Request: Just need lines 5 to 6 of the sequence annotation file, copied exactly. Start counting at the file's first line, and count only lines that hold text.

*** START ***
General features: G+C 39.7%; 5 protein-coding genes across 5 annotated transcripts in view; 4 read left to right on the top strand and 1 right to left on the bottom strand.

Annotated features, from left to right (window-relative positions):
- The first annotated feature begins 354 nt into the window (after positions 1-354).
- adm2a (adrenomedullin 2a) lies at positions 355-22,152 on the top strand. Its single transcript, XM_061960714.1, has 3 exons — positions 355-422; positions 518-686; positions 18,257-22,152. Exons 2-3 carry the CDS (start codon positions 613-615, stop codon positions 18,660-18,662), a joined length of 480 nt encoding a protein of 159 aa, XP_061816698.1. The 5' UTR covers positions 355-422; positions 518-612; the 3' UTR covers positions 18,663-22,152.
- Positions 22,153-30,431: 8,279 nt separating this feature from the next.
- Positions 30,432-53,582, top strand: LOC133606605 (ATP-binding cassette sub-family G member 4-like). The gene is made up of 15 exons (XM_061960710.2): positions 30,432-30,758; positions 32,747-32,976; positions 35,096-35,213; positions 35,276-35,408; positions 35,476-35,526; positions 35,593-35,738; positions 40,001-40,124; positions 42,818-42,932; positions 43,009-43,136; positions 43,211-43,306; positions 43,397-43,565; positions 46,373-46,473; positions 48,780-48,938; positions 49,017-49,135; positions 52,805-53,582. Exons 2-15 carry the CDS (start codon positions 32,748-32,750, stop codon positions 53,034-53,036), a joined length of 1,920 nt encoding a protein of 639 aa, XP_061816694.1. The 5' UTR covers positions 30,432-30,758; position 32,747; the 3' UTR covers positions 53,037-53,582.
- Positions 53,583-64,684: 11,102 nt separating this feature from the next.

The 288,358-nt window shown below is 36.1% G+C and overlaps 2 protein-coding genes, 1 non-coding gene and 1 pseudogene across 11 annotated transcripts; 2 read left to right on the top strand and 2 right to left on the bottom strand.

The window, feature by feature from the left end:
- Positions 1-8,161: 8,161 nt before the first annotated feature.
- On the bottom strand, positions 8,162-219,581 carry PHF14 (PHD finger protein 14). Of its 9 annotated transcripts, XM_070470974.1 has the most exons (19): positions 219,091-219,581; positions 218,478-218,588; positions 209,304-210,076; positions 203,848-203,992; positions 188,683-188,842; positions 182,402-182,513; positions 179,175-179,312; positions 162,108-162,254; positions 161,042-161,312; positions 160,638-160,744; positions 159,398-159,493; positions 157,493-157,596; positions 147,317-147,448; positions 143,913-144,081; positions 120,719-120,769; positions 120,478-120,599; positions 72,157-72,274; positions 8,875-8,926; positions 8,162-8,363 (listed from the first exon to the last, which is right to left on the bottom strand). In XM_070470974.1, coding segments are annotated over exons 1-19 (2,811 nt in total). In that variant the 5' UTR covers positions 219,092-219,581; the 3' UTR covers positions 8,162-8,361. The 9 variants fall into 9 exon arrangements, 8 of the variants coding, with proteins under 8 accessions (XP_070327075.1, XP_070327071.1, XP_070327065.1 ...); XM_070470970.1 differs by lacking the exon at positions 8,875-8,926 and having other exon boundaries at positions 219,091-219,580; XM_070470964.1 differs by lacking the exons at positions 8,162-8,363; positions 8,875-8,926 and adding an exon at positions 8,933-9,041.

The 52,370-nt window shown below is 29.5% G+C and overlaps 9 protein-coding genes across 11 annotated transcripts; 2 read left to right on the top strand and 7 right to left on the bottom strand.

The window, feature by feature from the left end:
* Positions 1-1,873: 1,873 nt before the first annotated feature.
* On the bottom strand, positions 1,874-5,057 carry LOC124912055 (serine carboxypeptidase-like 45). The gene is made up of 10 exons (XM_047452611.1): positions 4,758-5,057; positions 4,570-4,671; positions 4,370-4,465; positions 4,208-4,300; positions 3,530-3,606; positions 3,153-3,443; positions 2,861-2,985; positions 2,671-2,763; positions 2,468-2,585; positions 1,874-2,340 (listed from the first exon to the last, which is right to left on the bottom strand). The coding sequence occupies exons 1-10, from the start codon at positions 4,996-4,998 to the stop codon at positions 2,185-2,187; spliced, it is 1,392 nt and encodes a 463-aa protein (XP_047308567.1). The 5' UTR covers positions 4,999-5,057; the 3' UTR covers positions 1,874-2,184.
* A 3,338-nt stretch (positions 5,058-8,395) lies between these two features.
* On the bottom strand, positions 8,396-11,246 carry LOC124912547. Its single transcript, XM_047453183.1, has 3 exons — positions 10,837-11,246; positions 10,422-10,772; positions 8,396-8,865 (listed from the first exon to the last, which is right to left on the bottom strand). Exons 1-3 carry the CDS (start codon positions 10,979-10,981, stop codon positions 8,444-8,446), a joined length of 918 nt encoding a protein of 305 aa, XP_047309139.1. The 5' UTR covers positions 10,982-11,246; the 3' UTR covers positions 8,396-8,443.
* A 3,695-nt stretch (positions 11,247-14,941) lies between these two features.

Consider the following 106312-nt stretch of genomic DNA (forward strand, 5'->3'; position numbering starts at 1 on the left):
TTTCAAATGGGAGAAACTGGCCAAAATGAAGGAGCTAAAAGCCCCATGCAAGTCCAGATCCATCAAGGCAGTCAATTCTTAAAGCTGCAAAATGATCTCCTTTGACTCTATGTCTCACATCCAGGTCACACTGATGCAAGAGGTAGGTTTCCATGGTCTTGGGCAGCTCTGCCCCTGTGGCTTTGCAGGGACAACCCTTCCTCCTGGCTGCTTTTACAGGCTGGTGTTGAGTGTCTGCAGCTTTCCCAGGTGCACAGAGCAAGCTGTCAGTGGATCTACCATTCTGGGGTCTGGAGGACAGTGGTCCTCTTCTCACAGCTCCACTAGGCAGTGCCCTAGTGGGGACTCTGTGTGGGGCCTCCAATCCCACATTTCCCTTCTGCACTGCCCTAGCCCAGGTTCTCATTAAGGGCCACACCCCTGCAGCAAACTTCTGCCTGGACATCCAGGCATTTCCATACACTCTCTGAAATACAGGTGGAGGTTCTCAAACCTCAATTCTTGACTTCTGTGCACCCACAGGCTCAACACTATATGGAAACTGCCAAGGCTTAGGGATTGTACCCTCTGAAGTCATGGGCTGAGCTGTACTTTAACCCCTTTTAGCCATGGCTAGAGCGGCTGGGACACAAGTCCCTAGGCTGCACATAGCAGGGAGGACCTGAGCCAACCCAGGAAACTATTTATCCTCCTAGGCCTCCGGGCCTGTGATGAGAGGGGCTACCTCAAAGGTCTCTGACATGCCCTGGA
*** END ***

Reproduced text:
- Positions 22,153-30,431: 8,279 nt separating this feature from the next.
- Positions 30,432-53,582, top strand: LOC133606605 (ATP-binding cassette sub-family G member 4-like). The gene is made up of 15 exons (XM_061960710.2): positions 30,432-30,758; positions 32,747-32,976; positions 35,096-35,213; positions 35,276-35,408; positions 35,476-35,526; positions 35,593-35,738; positions 40,001-40,124; positions 42,818-42,932; positions 43,009-43,136; positions 43,211-43,306; positions 43,397-43,565; positions 46,373-46,473; positions 48,780-48,938; positions 49,017-49,135; positions 52,805-53,582. Exons 2-15 carry the CDS (start codon positions 32,748-32,750, stop codon positions 53,034-53,036), a joined length of 1,920 nt encoding a protein of 639 aa, XP_061816694.1. The 5' UTR covers positions 30,432-30,758; position 32,747; the 3' UTR covers positions 53,037-53,582.